Those statements are perfectly Orwellian, insisting as they do that censorship is free speech. The really chilling thing is that they clearly believe that imposing broad and vague restrictions on online speech is vital to protect the freedom of nice, compliant non-hateful people. The EC even had the gall to berate the platforms for not offering enough feedback to those it censors. This could easily be resolved with a blanket statement along the lines of “We’re just following orders.”
As you can see from the tweet below extracted from the full report, the types of things that qualify as hatespeech have increased since the above definition was written. This kind of mission creep is made all the more inevitable by the complicity of Silicon Valley and complete absence of dissenting media, so there’s every reason to assume the definition of hatespeech will continue to expand indefinitely.
The most controversial part of the EU Copyright Directive, known as Article 13, is struggling to pass through Europe’s Byzantine bureaucracy.
German MEP Julia Reda recently reported that the process of passing Article 13, which seeks to block the uploaded of content that may infringe copyright, as well as Article 11, which seeks to make people pay when they even share a link, had stalled.
This roadblock was thrown up by the European Council, in which several countries rejected a compromise recently proposed to the wording of all this stuff. Last September the directive was approved by the European Parliament, having previously been rejected. It also looks like pretty much everyone else hates it too, including the content producers it claims to be trying to protect.
“This surprising turn of events does not mean the end of Link Tax or censorship machines, but it does make an adoption of the copyright directive before the European elections in May less likely,” wrote Reda. “The Romanian Council presidency will have the chance to come up with a new text to try to find a qualified majority, but with opposition mounting on both sides of the debate, this is going to be a difficult task indeed.
“The outcome of today’s Council vote also shows that public attention to the copyright reform is having an effect. Keeping up the pressure in the coming weeks will be more important than ever to make sure that the most dangerous elements of the new copyright proposal will be rejected.”
Reda is quite rightly anticipating the standard MO of the EU, which is to keep putting decisions to the vote until it gets the result it wanted from the beginning. Usually there is presumably some degree of horse-trading behind the scenes followed by just enough of a cosmetic tweak to the issue to allow those who change their mind to save face. Let’s see if it’s any different this time.
The telecom ministers gave final approval to the new European Electronic Communications Code to encourage competition, promote new technologies, as well as protect consumer interests.
It has been a busy couple of weeks in Brussels. The telecom configuration of the Council of the European Union, composed of the government ministers whose portfolios cover telecom, gave the final seal of approval to the European Electronic Communications Code. This came after the European Parliament (composed of elected MEPs) voted in favour of the Code in mid-November, and after a year after the European Council (composed of heads of governments) reached an agreement on the rules.
More than two years in the making, the Code covers mainly four areas: the ubiquitous and unconstrained connectivity; the harmonisation of the competences of national regulatory authorities (NRAs); the harmonisation of spectrum-related issues, and revised rules on services. While harmonisation is the key to regulator operations and the rules governing radio frequencies across all member states, a few specific points stood out:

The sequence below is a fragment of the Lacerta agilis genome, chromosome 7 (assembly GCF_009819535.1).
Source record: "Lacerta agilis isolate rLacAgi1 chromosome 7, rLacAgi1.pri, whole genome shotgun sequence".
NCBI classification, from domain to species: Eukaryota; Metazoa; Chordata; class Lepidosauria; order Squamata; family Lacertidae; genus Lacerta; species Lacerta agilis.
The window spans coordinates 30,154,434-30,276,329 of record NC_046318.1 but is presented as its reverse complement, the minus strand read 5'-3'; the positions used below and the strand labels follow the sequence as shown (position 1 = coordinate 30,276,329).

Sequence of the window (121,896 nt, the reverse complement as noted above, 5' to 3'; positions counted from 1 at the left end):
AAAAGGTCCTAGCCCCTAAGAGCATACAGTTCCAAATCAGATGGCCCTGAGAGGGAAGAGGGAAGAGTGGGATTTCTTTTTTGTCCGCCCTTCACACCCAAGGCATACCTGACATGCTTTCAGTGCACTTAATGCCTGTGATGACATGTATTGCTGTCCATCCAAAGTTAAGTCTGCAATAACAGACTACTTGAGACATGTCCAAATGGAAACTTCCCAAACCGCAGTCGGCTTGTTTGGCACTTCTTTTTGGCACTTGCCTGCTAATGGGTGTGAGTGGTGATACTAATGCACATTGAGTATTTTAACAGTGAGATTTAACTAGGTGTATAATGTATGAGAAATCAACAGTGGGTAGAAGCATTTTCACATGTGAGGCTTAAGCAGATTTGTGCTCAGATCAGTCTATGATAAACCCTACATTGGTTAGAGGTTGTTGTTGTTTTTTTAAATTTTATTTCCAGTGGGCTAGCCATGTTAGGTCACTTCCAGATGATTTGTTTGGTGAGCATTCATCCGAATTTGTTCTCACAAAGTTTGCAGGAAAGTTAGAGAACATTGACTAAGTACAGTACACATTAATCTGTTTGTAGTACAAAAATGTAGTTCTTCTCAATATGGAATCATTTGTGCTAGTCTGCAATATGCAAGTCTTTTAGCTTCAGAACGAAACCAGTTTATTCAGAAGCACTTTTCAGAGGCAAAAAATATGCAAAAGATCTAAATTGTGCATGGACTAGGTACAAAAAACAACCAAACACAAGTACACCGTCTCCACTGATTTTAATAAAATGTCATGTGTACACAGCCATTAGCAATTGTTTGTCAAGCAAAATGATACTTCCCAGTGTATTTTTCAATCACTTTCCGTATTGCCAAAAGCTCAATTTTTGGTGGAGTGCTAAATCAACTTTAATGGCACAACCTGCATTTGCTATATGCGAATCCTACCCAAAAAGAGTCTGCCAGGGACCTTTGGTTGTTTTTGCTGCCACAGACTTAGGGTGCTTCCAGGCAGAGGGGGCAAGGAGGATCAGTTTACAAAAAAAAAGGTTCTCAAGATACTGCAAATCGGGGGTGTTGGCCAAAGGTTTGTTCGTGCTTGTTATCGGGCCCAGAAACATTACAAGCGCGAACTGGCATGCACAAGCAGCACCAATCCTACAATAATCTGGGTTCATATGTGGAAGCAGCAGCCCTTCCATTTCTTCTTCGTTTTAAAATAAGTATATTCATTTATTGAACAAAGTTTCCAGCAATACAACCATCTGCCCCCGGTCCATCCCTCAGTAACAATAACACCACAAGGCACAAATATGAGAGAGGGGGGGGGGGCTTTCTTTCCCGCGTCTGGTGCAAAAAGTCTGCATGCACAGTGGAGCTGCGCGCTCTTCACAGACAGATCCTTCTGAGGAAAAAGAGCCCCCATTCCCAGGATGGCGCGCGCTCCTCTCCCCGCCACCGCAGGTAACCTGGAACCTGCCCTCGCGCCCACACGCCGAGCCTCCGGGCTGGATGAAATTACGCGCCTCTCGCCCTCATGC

When it comes to 5G, the Code advocates for “binding and enforceable rules for enhancing coordination of spectrum management in the EU with greater focus on adapting spectrum rules to the future 5G challenges”. The European Commission (the executive branch responsible for the day-to-day operation of the EU) and NRAs will “review elements of individual Member States’ planned national assignment procedures which have more impact on market and business developments. Moreover, this option will place greater emphasis on the investment environment for dense 5G networks.”
On services, all member states will set up a public warning system to further strengthen the protection of residents. A ‘reverse 112′ system will be put into place send alerts to people’s mobile phones in the event of a natural disaster, terrorist attack or other major emergency in their area. It needs to be in operation within three-and-a-half years of the Code entering into force (see below).
On consumer rights protection, the Code will extend the same applicability of the rules to services provided over the internet, for example mobile apps. “Member States will also have to establish rules for compensation in case of misconduct by providers of electronic communications networks or services.”
The Council also approved the new remit of the Body of European Regulators for Electronic Communications (BEREC), the EU-wide telecom regulator. The office is tasked to create “an investment-friendly and pro-competitive framework which will lay the groundwork for the development of 5G across Europe.” New rules on cross-country calls and messages were also passed: the retail price of intra-EU mobile or fixed calls from the consumer’s home country to another EU country will be capped at 19 cents per minute. The cap for intra-EU text messages will be 6 cents per message.
Both regulations approved by the council of ministers are to be signed by the European Council and the European Parliament on 12 December and published in the EU Official Journal on 17 December. Both acts will enter into force 3 days after publication. Member states will have two years’ transition period before the Code needs to be transposed into national laws.
The Council also reviewed the progress of the ePrivacy Regulation. The proposal is aimed to aligned with GDPR and to cover applications such as instant messaging, VoIP, and other web-based communication tools. In November the telecom ministers agreed to delay the vote on the bill, which means the regulation is unlikely to be adopted before the next European election in May 2019.